Through the pages of a Jesuit life

By  Kelly Walker, Catholic Register Special
  • May 24, 2007
{mosimage}The Greater Glory, Thirty-Seven Years With the Jesuits by Stephen Casey (McGill-Queen’s University Press, hardcover, 243 pages, $34.95).

The immigrants to Canada in the mid-1800s brought with them their skills, dreams, fears, languages, customs, foods and their religions. As they clung to their heritage and memory from the Old World, they implanted what they considered to be the best of what they had known in Europe. This immigration married their religious expectations and traditions, for better or for worse, with those of the French Canadians who had preceded them in the flight from Europe.
For Roman Catholics in Upper Canada and the West, this immigration was met with hatred and anti-Catholic rants by the Protestant majority who hosted them. Perhaps as a result of isolation, much of the religious practice in Canada was frozen in time with strong memories of how it was back home, and evolved slowly into a North American religious culture. The religion that was formulated in the 18th and 19th century in Ireland and the United States was influenced by the Jansenist strain that was introduced into the English-speaking world through seminary training at Maynooth, in Ireland, and in the French-speaking world at Saint Sulpice in Paris.

{sa 0773532439}Every religious order, society and congregation was tainted with this quasi-Gnostic movement with a thin Christian veneer. It was characterized by self-abnegation, denial of pleasure, escape from the world and sentimental pietism. The Coutumiers of the religious orders and the Imitation of Christ of Thomas à Kempis were given an equal place in ordering life inside religious houses with the Gospel of Jesus of Nazareth.

Stephen Casey’s book serves as a template for the swan-song of this religious movement that still manifests itself in the Roman Catholic Church in the 21st century. His book describes how the Society of Jesus lived its religion in the middle of the 20th century. His book serves as a valid document on the life of one member of a religious group which sometimes viewed itself as a tool of the papacy to fight the demons and challenges of an urbanizing and industrializing Western world — science, technology, democracy, sexuality, foreign cultures and other styles of European Christianity.

This very kind, strong and wise man takes the reader through the pages of his life — from an upper middle class family in Winnipeg, through his years in the Jesuits to his final resolution to lead a life that better suited his personality and dreams as a married man and grandfather, still involved in the mission of transformation that led him to make his initial steps into the Society of Jesus.

The book will interest those who lived the religious life in the period from the pre-Vatican II years up to the present. He represents the majority of those who entered the religious life from the late ’40s till the ’70s, when life inside their houses differed little from the life in the century before. Out of this generation, there are more who have left than remained in ministry, so there will certainly be a readership who will appreciate this journal. It will resonate with thousands of Canadian former religious. It has the power to stir up tears, happy memories, melancholy and rage.

The Greater Glory serves as a very graphic photo-journal of life in an all-encompassing institution in the mid-20th century. It shows how the struggle for relevance and respect for the individual can often be forgotten in favour of religious dreams locked in another time. Casey’s body and soul were captured by a way of life that a group of imaginative, brave and holy young men embraced in their youthful zeal before the wisdom of the human emotional, sexual and deep spiritual issues clicked in and would call them to make new, adult life decisions. For a few, it was a choice to remain. But most left the groups they joined in their 20s or even younger to better follow the Master.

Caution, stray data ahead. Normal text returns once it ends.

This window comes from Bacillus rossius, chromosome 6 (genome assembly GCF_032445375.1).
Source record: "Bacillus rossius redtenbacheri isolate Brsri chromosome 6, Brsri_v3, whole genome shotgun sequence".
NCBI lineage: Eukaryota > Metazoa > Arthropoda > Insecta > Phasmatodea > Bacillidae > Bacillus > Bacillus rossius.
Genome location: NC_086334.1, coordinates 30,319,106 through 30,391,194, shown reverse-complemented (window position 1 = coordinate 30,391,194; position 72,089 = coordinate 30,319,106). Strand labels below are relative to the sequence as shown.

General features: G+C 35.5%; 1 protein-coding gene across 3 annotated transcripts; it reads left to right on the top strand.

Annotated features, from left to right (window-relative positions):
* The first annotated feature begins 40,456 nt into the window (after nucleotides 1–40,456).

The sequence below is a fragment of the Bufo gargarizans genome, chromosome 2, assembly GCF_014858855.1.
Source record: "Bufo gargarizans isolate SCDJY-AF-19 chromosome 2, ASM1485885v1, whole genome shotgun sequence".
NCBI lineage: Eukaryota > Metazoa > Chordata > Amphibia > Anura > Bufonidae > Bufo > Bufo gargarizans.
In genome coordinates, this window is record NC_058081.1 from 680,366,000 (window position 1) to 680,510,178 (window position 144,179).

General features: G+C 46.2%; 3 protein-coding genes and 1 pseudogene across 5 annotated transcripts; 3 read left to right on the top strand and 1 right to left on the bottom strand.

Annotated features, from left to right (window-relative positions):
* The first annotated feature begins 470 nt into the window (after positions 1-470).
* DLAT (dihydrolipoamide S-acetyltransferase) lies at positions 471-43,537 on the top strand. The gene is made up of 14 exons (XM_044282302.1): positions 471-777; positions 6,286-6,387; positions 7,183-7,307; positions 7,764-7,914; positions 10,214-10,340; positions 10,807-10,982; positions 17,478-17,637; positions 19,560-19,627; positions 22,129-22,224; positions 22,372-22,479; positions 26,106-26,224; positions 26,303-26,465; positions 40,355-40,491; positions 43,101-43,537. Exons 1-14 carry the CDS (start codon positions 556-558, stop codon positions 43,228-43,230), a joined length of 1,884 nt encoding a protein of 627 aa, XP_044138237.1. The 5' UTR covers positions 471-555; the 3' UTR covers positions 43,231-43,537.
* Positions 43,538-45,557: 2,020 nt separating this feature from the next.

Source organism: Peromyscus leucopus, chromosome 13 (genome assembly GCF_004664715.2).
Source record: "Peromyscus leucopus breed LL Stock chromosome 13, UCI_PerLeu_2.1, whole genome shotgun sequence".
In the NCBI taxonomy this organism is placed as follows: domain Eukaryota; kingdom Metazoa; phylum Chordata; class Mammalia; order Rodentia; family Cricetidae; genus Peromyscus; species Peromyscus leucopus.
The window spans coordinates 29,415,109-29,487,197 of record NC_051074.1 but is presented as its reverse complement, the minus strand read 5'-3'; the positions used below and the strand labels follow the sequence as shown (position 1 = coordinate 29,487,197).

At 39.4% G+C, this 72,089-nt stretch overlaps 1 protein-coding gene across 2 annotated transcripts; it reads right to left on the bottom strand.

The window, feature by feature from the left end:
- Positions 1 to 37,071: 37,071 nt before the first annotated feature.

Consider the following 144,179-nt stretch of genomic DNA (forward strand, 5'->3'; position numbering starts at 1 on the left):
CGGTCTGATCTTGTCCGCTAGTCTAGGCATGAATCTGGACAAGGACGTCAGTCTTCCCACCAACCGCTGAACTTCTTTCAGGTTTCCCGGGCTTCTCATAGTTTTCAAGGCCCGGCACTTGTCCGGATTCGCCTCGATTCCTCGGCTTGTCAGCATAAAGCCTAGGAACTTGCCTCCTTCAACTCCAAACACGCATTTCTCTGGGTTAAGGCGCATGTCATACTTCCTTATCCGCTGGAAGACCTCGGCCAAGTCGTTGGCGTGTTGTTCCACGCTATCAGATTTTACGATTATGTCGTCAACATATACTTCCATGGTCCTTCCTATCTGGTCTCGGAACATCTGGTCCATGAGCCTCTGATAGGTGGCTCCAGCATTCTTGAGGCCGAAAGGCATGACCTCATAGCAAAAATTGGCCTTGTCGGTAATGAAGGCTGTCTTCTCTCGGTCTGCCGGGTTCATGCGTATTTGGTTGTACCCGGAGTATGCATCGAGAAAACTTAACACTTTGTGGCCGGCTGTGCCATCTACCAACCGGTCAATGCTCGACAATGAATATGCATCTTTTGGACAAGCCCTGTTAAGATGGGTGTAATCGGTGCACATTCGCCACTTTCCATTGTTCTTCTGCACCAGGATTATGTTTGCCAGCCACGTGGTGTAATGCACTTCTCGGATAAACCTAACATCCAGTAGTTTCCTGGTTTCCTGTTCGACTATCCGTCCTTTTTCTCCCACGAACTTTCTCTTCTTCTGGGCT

We see so many parallels today in the life of the fundamentalist Muslims who have come to this country. Veiled, controlled, stripped of their individuality, they reflect in many ways the “strangeness” of our ancestors who came here 150 years ago. The world in Casey’s story does not differ significantly and offers the reader a replay of the past.

Casey’s respect and, indeed, love of his companions in the Society of Jesus shows how a generous and forgiving man can move into a new life without deep rancour. His stories about his companions and life in their schools will delight his former confreres and students. His personal journey can bring hope and courage to those who are engaged in similar life struggles. His experience could serve as a memo to those in positions of power within the church that every person’s story is individual and sacred.

I wish he had devoted more time to the process of leaving. It would have served as an account of the terror of the choice to leave, how he handled the process personally, how the church and order really helped him or not and how he dealt with his new beginnings on a fragile ark. The search for a new identity is a huge issue, especially in the life of a man in his 50s who needs to re-invent his life for the last gift of time.

Some stay. Some leave. God is faithful to each person’s journey. As Casey concludes: “I am very grateful for these years of happiness and looking back, I have no regrets over that life-altering decision taken over 20 years ago.” It is clear that his time in the Society of Jesus served to form a gracious, generous and happy gentleman.

That is what religious experience should do.

(Walker, an author, was for 20 years a Dominican Friar.)

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